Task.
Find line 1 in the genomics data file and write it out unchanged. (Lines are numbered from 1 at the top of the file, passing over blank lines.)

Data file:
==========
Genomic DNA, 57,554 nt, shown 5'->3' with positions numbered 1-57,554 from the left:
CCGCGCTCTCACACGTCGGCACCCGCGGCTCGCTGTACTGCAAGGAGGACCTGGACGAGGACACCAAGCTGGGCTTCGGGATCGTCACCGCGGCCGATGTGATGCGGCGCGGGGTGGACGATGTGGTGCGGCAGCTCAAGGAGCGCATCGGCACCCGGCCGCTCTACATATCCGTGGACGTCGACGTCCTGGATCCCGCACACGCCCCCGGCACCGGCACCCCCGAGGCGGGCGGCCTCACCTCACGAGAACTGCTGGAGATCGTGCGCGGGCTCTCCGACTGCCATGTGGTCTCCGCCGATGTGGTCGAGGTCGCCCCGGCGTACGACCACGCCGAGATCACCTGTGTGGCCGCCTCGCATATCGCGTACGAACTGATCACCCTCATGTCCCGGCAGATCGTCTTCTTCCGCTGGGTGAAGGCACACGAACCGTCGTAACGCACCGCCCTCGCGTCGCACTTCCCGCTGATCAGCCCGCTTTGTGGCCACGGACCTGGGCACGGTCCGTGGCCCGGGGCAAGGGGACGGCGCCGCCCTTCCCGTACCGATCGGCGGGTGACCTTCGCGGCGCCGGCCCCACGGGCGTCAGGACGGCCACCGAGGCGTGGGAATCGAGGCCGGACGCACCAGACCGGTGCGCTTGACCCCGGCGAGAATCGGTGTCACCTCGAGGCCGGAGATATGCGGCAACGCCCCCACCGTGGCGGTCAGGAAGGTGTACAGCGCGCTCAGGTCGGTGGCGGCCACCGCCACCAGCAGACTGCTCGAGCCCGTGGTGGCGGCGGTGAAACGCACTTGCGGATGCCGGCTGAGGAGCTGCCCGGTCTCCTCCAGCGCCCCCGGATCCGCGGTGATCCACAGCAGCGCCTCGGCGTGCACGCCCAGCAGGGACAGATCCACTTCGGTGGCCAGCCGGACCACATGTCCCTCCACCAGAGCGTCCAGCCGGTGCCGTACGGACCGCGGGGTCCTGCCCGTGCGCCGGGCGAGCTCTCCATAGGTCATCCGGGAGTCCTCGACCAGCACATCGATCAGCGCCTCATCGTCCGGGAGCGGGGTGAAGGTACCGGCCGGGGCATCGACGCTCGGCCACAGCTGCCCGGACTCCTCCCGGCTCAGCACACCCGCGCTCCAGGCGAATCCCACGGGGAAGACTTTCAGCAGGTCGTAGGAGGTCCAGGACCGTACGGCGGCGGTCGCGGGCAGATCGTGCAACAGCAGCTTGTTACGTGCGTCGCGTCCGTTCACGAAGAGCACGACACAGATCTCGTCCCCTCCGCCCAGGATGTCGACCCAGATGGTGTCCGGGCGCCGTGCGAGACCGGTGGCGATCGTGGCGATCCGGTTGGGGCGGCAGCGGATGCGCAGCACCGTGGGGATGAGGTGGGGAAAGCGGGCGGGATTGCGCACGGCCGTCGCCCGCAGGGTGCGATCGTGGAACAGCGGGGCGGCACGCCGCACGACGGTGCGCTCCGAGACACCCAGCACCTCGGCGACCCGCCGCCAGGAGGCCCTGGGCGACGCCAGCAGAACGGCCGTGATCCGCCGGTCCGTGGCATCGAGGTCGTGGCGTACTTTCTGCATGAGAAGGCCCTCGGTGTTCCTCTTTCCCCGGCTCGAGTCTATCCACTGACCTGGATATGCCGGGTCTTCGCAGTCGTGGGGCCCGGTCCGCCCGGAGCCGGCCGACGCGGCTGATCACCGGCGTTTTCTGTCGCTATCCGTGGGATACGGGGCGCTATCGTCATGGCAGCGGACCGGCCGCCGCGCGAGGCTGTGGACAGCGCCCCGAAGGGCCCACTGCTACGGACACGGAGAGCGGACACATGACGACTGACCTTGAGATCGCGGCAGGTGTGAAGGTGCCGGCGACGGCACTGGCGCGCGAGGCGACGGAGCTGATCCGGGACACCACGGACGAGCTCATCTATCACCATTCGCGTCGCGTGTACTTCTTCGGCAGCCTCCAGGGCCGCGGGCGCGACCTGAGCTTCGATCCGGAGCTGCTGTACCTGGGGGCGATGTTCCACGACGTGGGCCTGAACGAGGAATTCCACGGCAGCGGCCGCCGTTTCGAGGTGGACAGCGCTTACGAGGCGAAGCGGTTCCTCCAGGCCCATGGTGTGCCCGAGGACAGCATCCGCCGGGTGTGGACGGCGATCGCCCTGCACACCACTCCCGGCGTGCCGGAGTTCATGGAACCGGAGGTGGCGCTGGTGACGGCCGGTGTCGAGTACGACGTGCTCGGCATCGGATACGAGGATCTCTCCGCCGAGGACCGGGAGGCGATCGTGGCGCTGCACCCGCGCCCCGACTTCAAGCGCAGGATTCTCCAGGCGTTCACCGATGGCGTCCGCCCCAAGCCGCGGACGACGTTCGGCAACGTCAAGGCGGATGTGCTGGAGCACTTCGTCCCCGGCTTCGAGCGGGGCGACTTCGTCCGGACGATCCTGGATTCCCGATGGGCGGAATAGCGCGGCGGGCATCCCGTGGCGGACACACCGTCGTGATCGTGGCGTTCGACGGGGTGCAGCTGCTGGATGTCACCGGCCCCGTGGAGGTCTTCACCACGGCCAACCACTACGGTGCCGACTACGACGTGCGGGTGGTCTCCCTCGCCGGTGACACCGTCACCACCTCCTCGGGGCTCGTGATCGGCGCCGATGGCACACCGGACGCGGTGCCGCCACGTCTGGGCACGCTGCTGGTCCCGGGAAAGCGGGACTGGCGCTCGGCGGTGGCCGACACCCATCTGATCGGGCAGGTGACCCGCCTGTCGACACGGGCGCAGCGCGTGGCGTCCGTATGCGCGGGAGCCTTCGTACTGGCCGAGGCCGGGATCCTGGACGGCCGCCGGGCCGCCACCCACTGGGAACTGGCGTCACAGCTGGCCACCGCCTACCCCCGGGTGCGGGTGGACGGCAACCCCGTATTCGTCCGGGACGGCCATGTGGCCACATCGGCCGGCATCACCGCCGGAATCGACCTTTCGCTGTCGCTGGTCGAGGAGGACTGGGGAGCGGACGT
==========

Genomic DNA, 57,554 nt, shown 5'->3' with positions numbered 1-57,554 from the left: